Tuesday, May 23, 2017

On the Danger of Removing or Destroying Historical Monuments

It began during the French Revolution, when they demolished the statues of the kings. The Communists perfected the trend of removing unpleasant reminders of Russia's imperial past, which spread from the taking down of statues to the erasure of politically incorrect persons from history books. By altering the historical record, Marxists and other revolutionaries have sought to control society. Erasing history transforms citizens into slaves, for their past has been stolen.

According to Matt Walsh:
The city of New Orleans completed its purge of its own history last week when a statue of Robert E. Lee was torn down. Throngs of historically illiterate people stood by and cheered as a monument to one of this country’s greatest generals was destroyed. On social media, many more applauded the move, demonstrating a level of disrespect and contempt for General Lee that his enemies on the battlefield did not even have. When General Lee surrendered his Army of Northern Virginia to General Ulysses S. Grant at Appomattox, the victors treated Lee and his men with dignity and honor. It took 150 years for Lee to become nothing but a cowardly, racist traitor, as he’s been described by the noted historians on Twitter.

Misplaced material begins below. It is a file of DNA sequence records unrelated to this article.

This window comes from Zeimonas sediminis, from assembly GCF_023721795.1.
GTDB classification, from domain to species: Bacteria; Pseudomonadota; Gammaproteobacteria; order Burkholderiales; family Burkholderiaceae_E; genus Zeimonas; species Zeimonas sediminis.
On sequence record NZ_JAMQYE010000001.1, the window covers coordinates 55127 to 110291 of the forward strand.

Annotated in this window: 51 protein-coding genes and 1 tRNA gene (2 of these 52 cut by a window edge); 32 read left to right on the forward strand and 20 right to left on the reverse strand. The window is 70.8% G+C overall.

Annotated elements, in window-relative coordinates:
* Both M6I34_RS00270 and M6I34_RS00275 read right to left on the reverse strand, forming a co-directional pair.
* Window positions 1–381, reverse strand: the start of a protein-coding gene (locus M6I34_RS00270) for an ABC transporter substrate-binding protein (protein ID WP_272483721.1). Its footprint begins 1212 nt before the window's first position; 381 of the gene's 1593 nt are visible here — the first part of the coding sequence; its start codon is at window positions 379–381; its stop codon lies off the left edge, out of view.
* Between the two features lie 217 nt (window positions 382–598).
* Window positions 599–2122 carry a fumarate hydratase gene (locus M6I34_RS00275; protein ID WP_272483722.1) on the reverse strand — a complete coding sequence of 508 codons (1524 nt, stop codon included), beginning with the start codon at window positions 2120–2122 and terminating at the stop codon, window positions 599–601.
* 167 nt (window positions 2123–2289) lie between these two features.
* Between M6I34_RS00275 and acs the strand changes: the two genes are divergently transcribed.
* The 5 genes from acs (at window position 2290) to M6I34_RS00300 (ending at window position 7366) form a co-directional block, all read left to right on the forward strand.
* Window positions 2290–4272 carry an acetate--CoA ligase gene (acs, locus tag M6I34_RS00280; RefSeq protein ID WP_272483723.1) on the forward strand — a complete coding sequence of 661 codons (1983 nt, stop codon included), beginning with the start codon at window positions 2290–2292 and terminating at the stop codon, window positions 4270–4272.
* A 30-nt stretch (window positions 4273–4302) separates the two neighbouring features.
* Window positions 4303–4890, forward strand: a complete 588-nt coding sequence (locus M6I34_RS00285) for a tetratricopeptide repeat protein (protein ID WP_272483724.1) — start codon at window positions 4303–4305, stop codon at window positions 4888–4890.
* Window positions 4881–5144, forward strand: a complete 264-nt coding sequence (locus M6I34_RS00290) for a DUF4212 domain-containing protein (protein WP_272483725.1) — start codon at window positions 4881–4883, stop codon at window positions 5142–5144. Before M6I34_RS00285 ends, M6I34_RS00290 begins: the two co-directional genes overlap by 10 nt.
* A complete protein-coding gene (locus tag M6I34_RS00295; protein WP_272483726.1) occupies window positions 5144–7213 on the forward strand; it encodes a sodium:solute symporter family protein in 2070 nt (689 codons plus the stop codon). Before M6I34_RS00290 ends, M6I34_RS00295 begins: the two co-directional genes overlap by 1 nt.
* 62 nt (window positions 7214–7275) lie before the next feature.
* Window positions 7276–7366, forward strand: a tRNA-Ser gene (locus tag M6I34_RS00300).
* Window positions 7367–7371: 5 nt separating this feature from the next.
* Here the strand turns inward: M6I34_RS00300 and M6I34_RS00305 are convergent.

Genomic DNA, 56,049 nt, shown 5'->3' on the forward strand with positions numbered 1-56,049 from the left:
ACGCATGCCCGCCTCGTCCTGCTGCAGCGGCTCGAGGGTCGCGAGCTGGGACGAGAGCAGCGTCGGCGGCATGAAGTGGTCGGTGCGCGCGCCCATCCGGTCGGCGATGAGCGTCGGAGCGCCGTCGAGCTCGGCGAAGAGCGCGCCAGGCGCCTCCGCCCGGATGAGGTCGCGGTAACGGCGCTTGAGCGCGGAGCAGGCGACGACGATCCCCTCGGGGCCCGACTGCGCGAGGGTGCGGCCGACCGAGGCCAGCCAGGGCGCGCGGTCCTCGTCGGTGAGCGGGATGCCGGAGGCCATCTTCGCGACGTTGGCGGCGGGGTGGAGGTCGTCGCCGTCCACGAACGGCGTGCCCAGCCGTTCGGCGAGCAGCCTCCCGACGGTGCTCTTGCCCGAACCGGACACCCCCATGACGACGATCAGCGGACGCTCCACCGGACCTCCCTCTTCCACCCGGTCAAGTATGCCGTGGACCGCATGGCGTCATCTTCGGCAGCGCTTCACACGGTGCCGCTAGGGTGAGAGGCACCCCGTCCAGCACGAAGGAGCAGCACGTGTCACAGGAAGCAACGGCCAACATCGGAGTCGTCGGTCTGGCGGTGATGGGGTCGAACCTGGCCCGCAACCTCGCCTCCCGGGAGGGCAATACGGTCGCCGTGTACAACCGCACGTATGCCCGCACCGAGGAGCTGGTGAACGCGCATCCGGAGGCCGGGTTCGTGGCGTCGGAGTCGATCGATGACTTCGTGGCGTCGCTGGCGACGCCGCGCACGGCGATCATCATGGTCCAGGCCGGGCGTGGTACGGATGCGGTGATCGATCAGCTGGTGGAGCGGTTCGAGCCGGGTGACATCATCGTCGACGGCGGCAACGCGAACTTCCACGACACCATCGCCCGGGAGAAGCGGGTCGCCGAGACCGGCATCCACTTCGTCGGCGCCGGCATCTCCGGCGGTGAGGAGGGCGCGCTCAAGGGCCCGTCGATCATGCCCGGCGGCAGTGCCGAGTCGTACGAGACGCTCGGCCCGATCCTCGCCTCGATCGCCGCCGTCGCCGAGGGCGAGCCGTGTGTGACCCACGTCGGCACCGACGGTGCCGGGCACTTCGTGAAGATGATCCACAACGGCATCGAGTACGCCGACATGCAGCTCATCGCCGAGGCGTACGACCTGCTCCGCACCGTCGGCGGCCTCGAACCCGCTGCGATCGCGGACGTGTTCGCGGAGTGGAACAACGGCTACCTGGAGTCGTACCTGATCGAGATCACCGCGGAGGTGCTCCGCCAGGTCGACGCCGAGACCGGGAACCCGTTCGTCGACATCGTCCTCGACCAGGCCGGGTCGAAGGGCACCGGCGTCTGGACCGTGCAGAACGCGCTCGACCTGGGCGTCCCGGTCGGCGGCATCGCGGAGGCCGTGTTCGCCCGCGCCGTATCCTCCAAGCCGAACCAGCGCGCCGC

I have long been of the opinion that one must refrain from forming concrete opinions of historical events and historical figures if one has never read a history book. And if the pitchfork mob would stop for a moment to read a book about Robert E. Lee, they would learn that he was far from the slobbering, slave-owning, treasonous bigot they make him out to be. Indeed, Lee never purchased a single slave. The slaves he inherited from his wife’s family, he freed long before the end of the war. Lee considered slavery to be a “moral and political evil,” which means he condemned it in harsher terms than even many of his northern counterparts ever did.

No, he did not consider the black race to be completely equal to the white race, but — contrary to the cartoonish portrayal of the Northern warriors for racial equality that you get from public schools — hardly anybody on either side believed in true racial equality. Lincoln thought the black race to be in every way inferior (“I am not, nor ever have been, in favor of bringing about in any way the social and political equality of the white and black races”), but, rather than enslaving them, he preferred shipping them all back to Africa. Lincoln also did not favor fighting a war to end slavery (“If I could save the Union without freeing any slave, I would do it”), and in that way his opinion of the peculiar institution was practically identical to Robert E. Lee’s. (Read more.)

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